Of the 60,000 pensioners the largest group is receiving their pension in the Eurozone, where market uncertainty and the threat of Brexit have led to the value of their pension falling by over 4% in the last year. Following the announcement of the UK’s referendum on remaining in the European Union, the euro exchange rate fell by more than 2%.
However, expat pensioners elsewhere in the world have suffered from these exchange rate woes since 2005, with pensioners worse off in North America, New Zealand, Australia and Canada. Only South Africa and Jamaica have seen expat pensioner income rise as a result of exchange rate movements.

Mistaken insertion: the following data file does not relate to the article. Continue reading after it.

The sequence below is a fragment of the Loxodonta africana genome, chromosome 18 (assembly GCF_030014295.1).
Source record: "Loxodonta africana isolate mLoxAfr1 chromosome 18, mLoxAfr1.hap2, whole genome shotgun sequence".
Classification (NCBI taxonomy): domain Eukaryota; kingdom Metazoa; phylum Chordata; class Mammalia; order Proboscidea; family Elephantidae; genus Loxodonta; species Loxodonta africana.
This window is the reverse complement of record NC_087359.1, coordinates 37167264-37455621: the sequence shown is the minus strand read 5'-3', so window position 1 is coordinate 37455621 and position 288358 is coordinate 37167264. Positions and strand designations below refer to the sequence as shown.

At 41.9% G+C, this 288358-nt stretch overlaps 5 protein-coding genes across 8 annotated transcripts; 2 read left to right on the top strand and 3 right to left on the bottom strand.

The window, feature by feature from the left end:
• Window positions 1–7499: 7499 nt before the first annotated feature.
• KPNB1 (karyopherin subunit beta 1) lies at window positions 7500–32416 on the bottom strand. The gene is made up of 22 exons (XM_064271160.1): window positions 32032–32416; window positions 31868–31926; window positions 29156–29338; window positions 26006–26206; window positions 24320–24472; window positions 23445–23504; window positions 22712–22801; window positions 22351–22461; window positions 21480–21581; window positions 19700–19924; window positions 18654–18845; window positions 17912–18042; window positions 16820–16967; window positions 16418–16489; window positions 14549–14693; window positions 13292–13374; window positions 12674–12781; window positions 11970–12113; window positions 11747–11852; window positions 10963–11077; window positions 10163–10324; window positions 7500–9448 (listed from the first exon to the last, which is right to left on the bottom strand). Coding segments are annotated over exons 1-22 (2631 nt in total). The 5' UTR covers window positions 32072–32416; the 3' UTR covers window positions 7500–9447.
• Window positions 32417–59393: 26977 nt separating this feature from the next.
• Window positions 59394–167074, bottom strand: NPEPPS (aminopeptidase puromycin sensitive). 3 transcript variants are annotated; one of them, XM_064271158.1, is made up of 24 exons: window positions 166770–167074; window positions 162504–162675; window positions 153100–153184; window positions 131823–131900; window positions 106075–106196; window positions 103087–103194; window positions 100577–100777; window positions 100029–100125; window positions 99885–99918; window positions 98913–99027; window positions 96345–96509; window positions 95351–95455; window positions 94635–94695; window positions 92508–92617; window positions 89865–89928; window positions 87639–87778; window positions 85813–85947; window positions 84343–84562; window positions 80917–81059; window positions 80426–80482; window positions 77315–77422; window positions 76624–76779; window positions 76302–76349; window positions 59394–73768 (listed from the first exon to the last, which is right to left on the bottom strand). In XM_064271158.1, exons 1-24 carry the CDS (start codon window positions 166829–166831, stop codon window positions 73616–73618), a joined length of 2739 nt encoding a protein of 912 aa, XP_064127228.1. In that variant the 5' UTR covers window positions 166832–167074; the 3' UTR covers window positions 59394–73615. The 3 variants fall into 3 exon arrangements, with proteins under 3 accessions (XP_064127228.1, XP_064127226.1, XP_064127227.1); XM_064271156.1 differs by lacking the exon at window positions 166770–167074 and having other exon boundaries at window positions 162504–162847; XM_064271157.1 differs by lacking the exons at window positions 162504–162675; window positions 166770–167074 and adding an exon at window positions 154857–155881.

Andy Brown, managing director at Equiniti International Payments, said, “Expat pensioners are always at the behest of the currency exchange rollercoaster, but after a period of the pound strengthening, the retirement income that they receive has dipped again for most.
“Our advice to anyone thinking about retiring abroad is to understand the implications of currency exchange rate movements and also look at the numerous ways in which to receive international payments as the ‘headline’ exchange rate is not necessarily an indication of the total cost of the transaction.”